You have customers. But do you have online advocates willing to create content and engage other customers and potential customers about the benefits of using your products, as well as pitch in ideas for creating new ones?
One powerful, although potentially risky, way to reach and engage consumers is to cultivate a community of customers to interact and share ideas. Retailers can do this on social media, via online review logs or other tools to allow customers and potential customers to interact.
At the National Retail Federation’s Shop.org conference in Las Vegas on Thursday, representatives of two brands—direct-to-consumer beauty brand Glossier Inc. and Giphy, a web service that allows users to search for and share short, silent looping videos called GIFs—discussed why retailers should form communities and offered advice about how to do it right.
At Glossier, having an ongoing conversation with consumers is at the heart of what the company is about, says Glosssier’s Ali Weiss, senior vice president of marketing.
“Our purpose in the world is to give people a voice… so that they can feel like individuals, able to express their individuality,” and personal sense of style, she says.
That, Weiss says, gives customers a sense of ownership and a deeper connection to the brand. It also gives Glossier important feedback and data it can use when it creates new products.
While there are people who have found ways to make a living as professional online influencers, she says most members of Glossier’s online community are motivated by the opportunity to get exposure, create content and interact with others.
On its website, the company operates an interactive blog, called Into the Gloss, on which consumers can interact by posting comments using Disqus, a blog comment hosting service for websites and online communities. Glossier also maintains a robust social media presence on Instagram, Pinterest, Facebook, Twitter and YouTube.
Glossier’s Instagram account provides a good example of the retailer’s online community at work. A Sept. 13 post by Glossier about the company’s Solution skin-care product garnered more than 20,000 “likes” and 112 comments in less than 24 hours. The commenters not only provided their impressions about the product, they asked questions of other users and offered their own skin-care advice.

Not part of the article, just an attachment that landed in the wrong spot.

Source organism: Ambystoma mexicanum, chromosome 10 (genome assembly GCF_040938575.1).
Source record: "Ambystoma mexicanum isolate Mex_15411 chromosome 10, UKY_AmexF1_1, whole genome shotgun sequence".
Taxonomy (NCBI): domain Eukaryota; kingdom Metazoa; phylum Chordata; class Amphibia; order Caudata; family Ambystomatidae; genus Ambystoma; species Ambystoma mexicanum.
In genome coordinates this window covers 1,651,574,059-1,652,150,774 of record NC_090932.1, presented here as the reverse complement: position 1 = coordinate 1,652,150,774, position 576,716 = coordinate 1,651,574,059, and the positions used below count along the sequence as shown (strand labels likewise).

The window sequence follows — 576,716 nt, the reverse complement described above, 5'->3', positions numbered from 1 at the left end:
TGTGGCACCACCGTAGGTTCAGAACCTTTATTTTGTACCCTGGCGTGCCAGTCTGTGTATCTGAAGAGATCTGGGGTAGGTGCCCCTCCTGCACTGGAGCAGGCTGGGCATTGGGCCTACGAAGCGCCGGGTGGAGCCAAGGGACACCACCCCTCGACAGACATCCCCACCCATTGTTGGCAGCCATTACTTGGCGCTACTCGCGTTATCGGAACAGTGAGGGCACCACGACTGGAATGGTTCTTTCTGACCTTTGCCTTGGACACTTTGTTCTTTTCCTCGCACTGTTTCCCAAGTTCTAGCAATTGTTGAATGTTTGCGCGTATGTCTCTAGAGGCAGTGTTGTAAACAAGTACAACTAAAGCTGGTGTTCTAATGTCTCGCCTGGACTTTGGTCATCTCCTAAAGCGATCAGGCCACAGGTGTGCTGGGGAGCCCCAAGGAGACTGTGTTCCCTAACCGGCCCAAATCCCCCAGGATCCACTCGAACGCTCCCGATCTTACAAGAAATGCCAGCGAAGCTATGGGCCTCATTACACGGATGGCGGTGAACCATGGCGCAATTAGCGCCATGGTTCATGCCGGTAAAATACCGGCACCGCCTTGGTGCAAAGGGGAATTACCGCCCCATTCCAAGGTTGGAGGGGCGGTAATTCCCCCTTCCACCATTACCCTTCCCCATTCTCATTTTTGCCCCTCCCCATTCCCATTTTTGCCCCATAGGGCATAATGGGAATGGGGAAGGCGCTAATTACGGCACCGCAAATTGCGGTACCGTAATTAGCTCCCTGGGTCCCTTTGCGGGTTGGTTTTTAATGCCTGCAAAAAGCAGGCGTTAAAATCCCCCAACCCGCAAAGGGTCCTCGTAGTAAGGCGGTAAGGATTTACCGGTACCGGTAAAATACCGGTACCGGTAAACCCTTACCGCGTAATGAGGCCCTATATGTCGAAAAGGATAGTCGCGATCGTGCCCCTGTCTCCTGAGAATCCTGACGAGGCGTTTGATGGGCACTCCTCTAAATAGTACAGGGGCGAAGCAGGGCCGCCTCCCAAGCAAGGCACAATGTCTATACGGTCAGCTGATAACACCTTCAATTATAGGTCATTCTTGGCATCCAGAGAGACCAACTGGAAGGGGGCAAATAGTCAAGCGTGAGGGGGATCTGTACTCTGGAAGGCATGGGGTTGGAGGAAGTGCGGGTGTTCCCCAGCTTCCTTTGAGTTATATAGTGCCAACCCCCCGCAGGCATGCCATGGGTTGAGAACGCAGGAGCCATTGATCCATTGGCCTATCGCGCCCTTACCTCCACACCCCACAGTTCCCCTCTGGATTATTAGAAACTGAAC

Weiss says it’s inevitable that a customer will leave negative comments. But, if unhappy community members are dealt with quickly, the situation can often be turned around and become positive for the brand.
Weiss says research shows that four out of five customers will alter a purchase decision based on online reviews. But the flip side is that consumers also trust online community members as much as they do friends and family. So, positive testimonials can be very powerful as well.
Earlier this year, Glossier president and chief operating officer Henry Davis told Internet Retailer that 80% of the retailer’s sales stem from some combination of word-of-mouth recommendations, blog, Glossier.com’s other content and social media.
“It’s definitely a risk,” says Caroline Huber, Giphy’s vice president of product. With more than 300 million users, Giphy can’t predict what will be posted. But the company has taken precautions, she says, such as developing image-detection technology to look for images that might be problematic.
Huber says the need to monitor content is a growing concern for all platforms that use user-generated content—and Giphy is no different. As they create online communities, brands must be prepared to police them. “Anybody working in content definitely has to be prepared to spend time and resources toward actually reviewing content,” Huber says.
Like Glossier, Giphy also has a presence on big social media sites, including Facebook, Twitter and Instagram, in addition to its own interactive website, which makes sense because the GIFs and memes posted on the site are made to be shared.
The content-screening process, Huber says, has to consider how content that seems fine to the creator might offend other people, which can be tricky. “First of all, everybody has different values,” she says, so what might be appropriate for one person might not be for another.
Beyond that, she says, brands should not act as though their choices are to do something elaborate or do nothing. Before launching a program to engage customers, she says brands should ask themselves: “How can I do the smallest possible thing to get helpful information?”
That approach helps get projects off the ground quickly and mitigates the risk of failure.Favorite